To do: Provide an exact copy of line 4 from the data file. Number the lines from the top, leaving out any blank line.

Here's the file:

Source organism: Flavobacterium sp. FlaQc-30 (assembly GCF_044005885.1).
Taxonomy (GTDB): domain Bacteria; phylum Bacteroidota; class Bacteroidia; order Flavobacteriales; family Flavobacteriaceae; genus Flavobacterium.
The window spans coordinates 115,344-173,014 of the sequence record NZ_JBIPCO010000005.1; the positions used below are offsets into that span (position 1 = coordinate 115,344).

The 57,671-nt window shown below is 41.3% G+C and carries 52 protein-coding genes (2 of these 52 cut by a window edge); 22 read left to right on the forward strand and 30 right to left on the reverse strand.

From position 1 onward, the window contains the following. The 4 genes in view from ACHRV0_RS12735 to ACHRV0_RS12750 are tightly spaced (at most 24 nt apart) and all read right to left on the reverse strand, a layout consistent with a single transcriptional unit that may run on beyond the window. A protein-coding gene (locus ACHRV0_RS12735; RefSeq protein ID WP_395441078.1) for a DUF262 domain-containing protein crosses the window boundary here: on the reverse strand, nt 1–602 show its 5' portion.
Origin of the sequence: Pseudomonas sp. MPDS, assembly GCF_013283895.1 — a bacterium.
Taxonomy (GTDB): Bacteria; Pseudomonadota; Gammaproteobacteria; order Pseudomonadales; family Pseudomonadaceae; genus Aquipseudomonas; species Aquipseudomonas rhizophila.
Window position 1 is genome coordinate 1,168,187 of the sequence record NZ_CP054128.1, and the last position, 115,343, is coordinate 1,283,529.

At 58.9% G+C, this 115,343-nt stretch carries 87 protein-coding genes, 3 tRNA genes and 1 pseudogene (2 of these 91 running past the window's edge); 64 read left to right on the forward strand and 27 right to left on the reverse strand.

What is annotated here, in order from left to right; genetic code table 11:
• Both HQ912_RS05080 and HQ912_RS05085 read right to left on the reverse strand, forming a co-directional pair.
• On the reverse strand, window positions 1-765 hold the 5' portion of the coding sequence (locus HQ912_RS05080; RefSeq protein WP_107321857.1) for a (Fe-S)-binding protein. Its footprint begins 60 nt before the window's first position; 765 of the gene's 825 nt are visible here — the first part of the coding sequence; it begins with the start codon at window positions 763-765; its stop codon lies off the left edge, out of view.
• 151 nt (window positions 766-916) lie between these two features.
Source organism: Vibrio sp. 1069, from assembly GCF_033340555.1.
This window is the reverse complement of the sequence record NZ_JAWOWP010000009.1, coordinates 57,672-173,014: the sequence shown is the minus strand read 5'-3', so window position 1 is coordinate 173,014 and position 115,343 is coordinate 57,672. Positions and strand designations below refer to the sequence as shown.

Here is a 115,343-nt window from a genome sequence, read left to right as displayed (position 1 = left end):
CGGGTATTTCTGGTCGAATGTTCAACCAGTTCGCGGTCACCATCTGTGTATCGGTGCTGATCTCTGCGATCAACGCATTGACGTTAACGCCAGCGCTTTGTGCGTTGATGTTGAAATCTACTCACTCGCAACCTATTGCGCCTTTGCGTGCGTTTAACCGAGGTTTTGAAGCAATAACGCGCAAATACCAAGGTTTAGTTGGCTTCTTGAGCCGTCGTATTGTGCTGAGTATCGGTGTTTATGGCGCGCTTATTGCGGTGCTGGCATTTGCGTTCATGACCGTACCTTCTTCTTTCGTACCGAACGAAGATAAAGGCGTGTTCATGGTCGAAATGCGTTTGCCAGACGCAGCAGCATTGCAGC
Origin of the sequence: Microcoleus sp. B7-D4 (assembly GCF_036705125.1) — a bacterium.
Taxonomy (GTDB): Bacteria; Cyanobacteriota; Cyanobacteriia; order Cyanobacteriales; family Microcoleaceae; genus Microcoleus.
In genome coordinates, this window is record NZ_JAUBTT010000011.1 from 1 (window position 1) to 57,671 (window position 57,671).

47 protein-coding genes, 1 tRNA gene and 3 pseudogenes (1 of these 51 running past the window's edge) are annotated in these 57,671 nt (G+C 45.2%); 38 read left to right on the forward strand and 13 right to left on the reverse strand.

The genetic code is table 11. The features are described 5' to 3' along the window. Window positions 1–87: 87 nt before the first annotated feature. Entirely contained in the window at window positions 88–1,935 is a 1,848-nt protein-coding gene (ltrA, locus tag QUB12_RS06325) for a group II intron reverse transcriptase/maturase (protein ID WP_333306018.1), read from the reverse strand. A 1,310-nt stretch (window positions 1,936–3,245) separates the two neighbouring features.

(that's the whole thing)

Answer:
The 57,671-nt window shown below is 41.3% G+C and carries 52 protein-coding genes (2 of these 52 cut by a window edge); 22 read left to right on the forward strand and 30 right to left on the reverse strand.